Why B-Schools Struggle to Enroll More Women

Taking younger students would draw more female applicants.

Photographer: Getty Images

Today, women are almost as likely as men to fill the seats of medical school and law school classrooms. Yet the share of women enrolled in MBA programs hasn’t risen above 37.2 percent in the past decade, according to the more than 100 schools providing full-time MBA enrollment figures in surveys by AACSB International, an accrediting organization. “There’s a frustration on the part of a lot of women, and probably men, too, that we haven’t made more progress,” says Amy Hillman, the dean at Arizona State University’s W.P. Carey School of Business.

In August the White House convened 150 leaders from top business schools and had them sign a pledge to take steps to boost female enrollment by cultivating potential applicants early on in their education and by offering more financial aid. “When business schools are missing out on a large share of female college graduates, they are missing out on an extremely large share of the top qualified college graduates,” says Betsey Stevenson, a University of Michigan economist who served on President Obama’s Council of Economic Advisers and helped lead the August summit. “If they want to continue to be a relevant part of the training in the 21st century, they are going to have to make changes that will make them more attractive to women.”

Deans say business schools suffer from a unique timing problem. Unlike law and medical schools, which tend to enroll students soon after they finish college, the full-time MBA program is designed for people who’ve already proved themselves professionally. Elite B-schools typically prefer that applicants have about five years of work experience, which means the average MBA student is 30 years old at graduation, Bloomberg data show. Women in their late 20s who think they’ll want to have children at some point may feel they’d do better racking up career experience than taking two years off for business school. “You’ve got some prime childbearing years and prime career trajectory years, and I think we are seeing women who are not willing to come out of [the workforce],” says Arizona State’s Hillman.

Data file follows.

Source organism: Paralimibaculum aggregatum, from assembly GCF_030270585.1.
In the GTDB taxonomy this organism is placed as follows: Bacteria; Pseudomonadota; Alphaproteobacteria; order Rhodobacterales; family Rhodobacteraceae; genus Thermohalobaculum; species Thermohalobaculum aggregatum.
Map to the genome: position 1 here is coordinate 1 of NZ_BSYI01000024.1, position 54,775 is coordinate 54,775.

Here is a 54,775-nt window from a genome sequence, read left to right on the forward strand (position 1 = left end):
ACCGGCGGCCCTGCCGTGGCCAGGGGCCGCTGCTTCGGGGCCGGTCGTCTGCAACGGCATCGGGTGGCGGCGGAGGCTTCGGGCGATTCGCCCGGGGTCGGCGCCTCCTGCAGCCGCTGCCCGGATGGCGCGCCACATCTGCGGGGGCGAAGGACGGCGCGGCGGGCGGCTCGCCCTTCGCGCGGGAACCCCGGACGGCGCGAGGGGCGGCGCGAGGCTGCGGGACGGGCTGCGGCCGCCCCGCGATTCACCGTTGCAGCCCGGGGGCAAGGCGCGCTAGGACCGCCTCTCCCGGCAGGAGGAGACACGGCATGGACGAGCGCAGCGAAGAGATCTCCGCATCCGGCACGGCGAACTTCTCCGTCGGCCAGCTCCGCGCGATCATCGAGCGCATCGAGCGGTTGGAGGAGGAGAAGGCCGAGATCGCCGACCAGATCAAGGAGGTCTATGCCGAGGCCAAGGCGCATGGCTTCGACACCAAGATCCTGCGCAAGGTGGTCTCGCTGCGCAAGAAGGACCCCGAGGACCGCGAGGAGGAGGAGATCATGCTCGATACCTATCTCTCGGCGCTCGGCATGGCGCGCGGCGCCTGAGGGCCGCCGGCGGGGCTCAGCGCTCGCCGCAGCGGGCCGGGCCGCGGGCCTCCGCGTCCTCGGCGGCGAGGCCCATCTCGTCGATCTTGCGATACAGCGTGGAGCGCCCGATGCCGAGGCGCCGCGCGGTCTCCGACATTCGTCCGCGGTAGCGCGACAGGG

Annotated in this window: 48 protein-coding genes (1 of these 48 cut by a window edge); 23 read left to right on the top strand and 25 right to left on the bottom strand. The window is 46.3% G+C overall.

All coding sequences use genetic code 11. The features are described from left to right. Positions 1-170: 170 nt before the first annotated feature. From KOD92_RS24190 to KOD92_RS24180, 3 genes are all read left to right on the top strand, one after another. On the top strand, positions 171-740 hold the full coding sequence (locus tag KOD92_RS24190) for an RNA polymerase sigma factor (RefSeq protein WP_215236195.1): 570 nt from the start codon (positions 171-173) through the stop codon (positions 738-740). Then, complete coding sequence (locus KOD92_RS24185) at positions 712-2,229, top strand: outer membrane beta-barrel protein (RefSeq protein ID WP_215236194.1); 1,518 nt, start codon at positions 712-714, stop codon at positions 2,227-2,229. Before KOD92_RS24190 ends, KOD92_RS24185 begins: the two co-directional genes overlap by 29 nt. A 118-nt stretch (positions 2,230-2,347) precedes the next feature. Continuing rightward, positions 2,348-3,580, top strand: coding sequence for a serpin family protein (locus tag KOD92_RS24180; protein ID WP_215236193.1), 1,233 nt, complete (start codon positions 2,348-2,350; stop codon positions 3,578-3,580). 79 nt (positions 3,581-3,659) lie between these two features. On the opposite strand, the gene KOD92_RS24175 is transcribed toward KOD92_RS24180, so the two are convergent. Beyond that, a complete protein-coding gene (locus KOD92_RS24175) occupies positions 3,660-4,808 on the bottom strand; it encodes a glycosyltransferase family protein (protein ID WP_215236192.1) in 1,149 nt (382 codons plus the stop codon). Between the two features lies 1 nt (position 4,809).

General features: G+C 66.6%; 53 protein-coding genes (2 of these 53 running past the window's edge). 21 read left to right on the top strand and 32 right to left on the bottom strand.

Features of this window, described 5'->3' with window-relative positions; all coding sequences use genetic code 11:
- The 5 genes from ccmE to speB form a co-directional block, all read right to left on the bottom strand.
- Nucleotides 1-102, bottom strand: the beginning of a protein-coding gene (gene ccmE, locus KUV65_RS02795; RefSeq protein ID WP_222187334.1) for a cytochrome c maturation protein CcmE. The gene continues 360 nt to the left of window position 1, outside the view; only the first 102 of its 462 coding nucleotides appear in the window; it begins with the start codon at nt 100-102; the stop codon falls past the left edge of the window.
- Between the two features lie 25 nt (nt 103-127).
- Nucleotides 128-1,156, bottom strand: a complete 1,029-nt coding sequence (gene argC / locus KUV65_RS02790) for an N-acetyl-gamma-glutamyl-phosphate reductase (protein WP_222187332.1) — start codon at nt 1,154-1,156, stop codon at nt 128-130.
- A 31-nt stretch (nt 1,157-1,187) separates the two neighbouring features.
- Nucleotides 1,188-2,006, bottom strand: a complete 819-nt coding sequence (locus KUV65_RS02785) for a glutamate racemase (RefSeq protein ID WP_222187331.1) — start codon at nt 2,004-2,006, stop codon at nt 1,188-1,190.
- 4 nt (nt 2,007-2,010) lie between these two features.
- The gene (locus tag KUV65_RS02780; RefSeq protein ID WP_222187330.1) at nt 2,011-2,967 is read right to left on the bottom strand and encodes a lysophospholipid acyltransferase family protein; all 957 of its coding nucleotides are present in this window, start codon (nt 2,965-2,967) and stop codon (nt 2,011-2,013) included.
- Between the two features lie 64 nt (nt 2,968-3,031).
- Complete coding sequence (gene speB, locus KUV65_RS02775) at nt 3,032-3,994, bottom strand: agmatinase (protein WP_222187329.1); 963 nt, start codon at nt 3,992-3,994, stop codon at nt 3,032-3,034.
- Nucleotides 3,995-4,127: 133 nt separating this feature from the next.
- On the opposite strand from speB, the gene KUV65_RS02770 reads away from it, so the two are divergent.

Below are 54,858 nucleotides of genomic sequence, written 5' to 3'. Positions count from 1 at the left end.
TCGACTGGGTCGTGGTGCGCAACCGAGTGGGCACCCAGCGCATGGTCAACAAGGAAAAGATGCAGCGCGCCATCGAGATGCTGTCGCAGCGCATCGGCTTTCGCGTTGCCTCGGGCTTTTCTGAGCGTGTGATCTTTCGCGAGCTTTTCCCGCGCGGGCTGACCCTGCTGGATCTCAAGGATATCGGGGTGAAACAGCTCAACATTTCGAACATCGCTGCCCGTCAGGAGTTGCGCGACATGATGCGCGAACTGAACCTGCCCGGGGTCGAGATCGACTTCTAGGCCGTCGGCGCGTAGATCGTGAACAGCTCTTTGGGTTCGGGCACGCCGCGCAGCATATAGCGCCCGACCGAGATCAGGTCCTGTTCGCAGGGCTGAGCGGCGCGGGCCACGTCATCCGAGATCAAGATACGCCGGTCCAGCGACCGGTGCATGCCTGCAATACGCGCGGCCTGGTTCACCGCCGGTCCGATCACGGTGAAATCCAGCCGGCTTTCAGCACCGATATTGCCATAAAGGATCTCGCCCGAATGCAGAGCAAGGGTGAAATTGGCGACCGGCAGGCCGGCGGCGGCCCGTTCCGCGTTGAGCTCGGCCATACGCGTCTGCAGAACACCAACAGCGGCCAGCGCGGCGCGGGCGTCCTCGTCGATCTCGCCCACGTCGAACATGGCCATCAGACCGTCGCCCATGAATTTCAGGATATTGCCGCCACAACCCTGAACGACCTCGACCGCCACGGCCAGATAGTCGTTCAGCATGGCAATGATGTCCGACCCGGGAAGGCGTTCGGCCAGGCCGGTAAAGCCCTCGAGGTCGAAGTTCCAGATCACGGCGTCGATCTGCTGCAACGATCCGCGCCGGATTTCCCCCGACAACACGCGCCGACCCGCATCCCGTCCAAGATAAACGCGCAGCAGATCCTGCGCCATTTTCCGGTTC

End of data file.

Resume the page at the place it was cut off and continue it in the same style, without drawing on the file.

There’s evidence that lowering the work experience requirement for applicants helps make classes more female. George Washington University School of Business mandates a minimum of two years, and 41 percent of its MBA students are women. Also, the same share of women and men enroll in specialized business master’s programs, such as accounting and marketing, which often don’t require any on-the-job experience, according to AACSB.

“If we decide to let women go straight through [to business school after college] and lower that bar, there’s no question that we would get more women in,” says Sarah Fisher Gardial, dean at the University of Iowa’s Tippie College of Business. But at what cost? She and some other deans argue that awarding the degree to younger students would make it less valuable. Students, they say, learn more when everyone in the classroom brings his or her work history to bear. Says Fisher Gardial: “You really are setting up a richer educational process, because the participants learn more from their fellow classmates.”

Women may also have trouble seeing themselves at business school because the classes are overwhelmingly led by male professors. The pledge signed by the 47 schools in August also committed them to try to boost the number of women instructors. Bhagwan Chowdhry, a finance professor at the University of California at Los Angeles’s Anderson School of Business, has argued that because of the limited number of women Ph.D.s in economics fields, a mandate to hire more women professors at business schools could end up lowering the caliber of faculty. Anderson’s dean, Judy Olian, who says she’s made hiring women professors a priority, counters: “If anything, our standards have risen.”

To tempt women to take time out from their careers to pursue an MBA, elite business schools have ratcheted up the amount of aid targeted to female applicants. In 2015, 36 MBA programs affiliated with the Forté Foundation, a consortium of B-schools and corporations that promotes the advancement of women in business, awarded $18.5 million in scholarships to women, up from $5.6 million in 2010.

“There is no better time to apply to an MBA program for a woman,” says Idalene Kesner, the dean at Indiana University’s Kelley School of Business. When Kesner’s daughter, who’s 26, mentioned she was thinking about business school, Kesner advised her to pounce. “My advice is, ‘Think now, think fast.’ ”

The bottom line: B-schools have made less progress than law and medical schools in boosting female enrollment, which is stuck at 37.2 percent.

(Corrects figure for share of women enrolled in full-time MBA programs to 37.2 to reflect a broader survey sample.)
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